Don’t Try to Fix Their Weaknesses. Instead, Try to Celebrate Their Strengths.
During my decades as a school psychologist, I have found five tried-and-true truths about students with ADHD. These touchstones don’t make me the perfect mom (especially during this pandemic), but they do keep my positive parenting strategies from derailing when they encounter a bump or break in the track.
The past few months have been tough. Bedtime anxiety, tears over missing friends, refusing schoolwork, an emotional and frustrated mom trying to work, and also teach. Can anybody relate? There have been beautiful moments, too. Family basketball and daily lunch together, all five of us sitting at a table laughing. But sometimes I veer off course and the negative emotions get the best of me.
Being a school psychologist, I have worked with hundreds of students and found some tried-and-true touchstones. These touchstones are the things I know for sure about working with kids — especially those with ADHD. They don’t make me the perfect parent, or prevent me from losing my temper or being unfair. But when I lose my way, they usually bring me back to the tenets of positive parenting. I hope they work for you.
1. Start with your child’s strengths.
When we work in weaknesses, the best we can hope for is average. When we work in strengths, that’s when people soar! So much of ADHD intervention is aimed at shoring up weaknesses — fixing, solving, troubleshooting. While we want to improve challenging areas, this model causes our children to view themselves as broken. A shift to focusing on their strengths is powerful for that very reason.
To begin, ask yourself the following questions:
- What is your child’s gift?
- What is their unique ability?
- What do they live to do?
Sports, art, words, nature, dance, music? Sometimes the very thing that drives everyone nuts is their “superpower” — their unique ability, their energy, their sensitivity. So if they won’t do a worksheet, maybe they are talented at recording videos. Maybe they can create an art piece on the topic. Maybe they won’t do fractions, but they will cook.
2. Make it fun! For goodness sake, make it fun!
During this time of stress and being home all of the time, completing every assignment exactly as assigned is NOT a hill I would die on. If everyone leaves your school table in tears, get off that hill, and make it fun!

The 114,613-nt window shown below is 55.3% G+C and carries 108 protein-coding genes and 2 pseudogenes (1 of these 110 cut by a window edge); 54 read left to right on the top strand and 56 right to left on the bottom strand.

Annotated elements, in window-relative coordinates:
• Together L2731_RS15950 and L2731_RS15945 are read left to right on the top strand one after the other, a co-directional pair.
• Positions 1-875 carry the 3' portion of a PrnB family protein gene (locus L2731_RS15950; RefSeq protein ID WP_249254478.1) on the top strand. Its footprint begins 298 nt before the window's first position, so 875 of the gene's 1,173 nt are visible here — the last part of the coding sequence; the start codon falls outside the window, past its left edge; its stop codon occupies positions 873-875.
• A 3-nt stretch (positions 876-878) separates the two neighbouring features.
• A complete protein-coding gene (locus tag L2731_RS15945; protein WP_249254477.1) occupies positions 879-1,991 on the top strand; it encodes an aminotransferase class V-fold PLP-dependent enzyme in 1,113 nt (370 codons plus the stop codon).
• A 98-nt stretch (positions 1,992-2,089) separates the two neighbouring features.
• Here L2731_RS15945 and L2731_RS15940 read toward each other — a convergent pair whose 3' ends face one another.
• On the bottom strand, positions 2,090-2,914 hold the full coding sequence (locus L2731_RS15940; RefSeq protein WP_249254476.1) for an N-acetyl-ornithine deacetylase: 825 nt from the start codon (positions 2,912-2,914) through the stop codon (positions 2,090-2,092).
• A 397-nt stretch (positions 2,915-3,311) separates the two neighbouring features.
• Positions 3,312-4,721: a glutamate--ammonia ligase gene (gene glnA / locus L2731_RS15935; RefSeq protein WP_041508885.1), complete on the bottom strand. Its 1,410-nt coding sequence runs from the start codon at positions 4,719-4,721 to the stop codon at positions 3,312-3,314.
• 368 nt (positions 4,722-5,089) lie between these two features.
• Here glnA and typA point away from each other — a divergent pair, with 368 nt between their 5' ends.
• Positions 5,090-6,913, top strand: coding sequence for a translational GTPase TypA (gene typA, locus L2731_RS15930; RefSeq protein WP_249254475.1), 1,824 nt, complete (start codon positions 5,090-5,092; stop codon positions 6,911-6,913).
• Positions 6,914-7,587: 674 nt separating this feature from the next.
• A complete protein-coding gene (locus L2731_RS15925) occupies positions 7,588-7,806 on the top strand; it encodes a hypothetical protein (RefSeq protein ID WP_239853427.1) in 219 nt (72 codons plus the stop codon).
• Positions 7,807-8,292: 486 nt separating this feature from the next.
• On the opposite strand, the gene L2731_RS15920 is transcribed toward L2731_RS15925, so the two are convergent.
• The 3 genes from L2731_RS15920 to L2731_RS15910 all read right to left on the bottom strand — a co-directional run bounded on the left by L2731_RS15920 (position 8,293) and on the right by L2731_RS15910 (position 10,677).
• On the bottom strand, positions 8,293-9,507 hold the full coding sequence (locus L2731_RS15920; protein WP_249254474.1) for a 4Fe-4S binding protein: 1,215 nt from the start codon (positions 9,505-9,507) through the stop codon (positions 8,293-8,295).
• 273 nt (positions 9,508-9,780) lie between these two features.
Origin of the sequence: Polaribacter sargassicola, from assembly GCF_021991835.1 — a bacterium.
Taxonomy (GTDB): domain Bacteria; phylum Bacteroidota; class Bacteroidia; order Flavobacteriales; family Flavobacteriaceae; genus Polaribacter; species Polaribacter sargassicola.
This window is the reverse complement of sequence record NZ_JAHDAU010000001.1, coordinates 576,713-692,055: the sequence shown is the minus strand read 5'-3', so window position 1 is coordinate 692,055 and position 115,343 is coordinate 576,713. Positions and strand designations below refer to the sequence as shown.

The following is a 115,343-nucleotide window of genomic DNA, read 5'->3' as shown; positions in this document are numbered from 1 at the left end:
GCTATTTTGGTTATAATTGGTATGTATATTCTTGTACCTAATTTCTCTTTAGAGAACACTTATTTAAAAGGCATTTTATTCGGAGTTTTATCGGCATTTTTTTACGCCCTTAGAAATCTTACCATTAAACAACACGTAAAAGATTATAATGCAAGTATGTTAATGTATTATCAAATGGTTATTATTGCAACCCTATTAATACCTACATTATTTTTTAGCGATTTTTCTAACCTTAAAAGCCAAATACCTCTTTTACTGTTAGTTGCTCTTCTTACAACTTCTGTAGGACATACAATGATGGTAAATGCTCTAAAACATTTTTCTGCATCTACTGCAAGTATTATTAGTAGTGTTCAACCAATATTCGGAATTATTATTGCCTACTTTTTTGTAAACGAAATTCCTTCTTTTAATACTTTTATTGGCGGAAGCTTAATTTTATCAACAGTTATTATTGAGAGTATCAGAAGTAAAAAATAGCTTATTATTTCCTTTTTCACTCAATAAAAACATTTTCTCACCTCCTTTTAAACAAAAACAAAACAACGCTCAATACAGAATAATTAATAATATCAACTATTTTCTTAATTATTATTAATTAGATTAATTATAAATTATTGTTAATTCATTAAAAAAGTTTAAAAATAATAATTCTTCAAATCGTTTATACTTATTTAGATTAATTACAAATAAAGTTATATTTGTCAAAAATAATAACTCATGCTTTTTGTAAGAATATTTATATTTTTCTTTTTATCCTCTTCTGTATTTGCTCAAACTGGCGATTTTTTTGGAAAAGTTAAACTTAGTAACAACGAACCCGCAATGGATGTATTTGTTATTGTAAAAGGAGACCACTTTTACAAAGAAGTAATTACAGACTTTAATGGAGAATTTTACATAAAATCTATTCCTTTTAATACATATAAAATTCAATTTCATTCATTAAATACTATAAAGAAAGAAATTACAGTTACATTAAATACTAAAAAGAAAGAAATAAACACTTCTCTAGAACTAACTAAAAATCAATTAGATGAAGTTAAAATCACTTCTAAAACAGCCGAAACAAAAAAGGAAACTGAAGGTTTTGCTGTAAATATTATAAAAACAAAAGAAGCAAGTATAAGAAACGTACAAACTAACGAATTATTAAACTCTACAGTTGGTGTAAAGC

The dysregulated brain does not learn. It does not hear you. It does not problem solve or respond to consequences — and especially not to lectures. So, stop!
How can you tell if a child’s brain is dysregulated? Look for the signs of fight, flight, or freeze. Tears, yelling, storming off, crumpled papers, refusal. These are the symptoms. If you witness this behavior, do not proceed.
Instead, take a break and do something fun:
- Ditch the reading and dig for worms.
- Read aloud from Harry Potter while in costume.
- Stand on your head and make them laugh.
3. Meet your child where they are.
If your child won’t read the book assigned, will they look at a comic? Will they listen to an audio book? Will they listen to you read aloud? Find their entry point for literacy. The thing they will do. The thing they can do. Start there — happily, easily.
Once they are routinely engaging in that activity, add a little challenge. Turn up the heat a little. But first you have to get your foot in the door. We do this by accepting where they are and meeting them there. Kids with ADHD are constantly expected to contort themselves into the neurotypical mold. It is a gift to — for once — take a walk on their path, listen to their drum. I have found that the more willing I am to meet a child on their path, the more willing they are to walk with me on mine.
4. Create rituals and routines.
Family lunch. Reading time. First math workbook, then basketball. Lights out at eight.
Routines and rituals are musts for all kids, especially those with ADHD. Routines lower the cognitive load. They make actions habitual, so things that once took effort and decision-making skill are now automatic. For brains that struggle with efficiency and processing, the more routines we have, the more brainpower is left over for the important stuff. So find your routines and stick to them!
5. Be kind to yourself.
Give yourself a break! If you start one routine and it’s an epic fail, that’s okay. You can adjust. If you mess up — lose your mind or your temper — that’s okay, too!
This is how our kids get self-esteem. This is where they learn to be human — by watching us try and fail and try again. This is how they learn to own themselves — warts and all. They see that humans are imperfect. We are good and bad. Smart and dumb. Right and wrong. Give your kids the blessing of witnessing this.
You are providing your child with a front-row seat to some of the most powerful lesson of their lives right now: What is to be human.
- To make a mess and clean it up.
- To be overwhelmed and persevere.
- To be blessed and troubled.
…All at the same time.
This article first appeared in Tricia Thompson’s blog, learningwithoutlimitsllc.com, on May 8. The author has granted reprint permissions to ADDitude.
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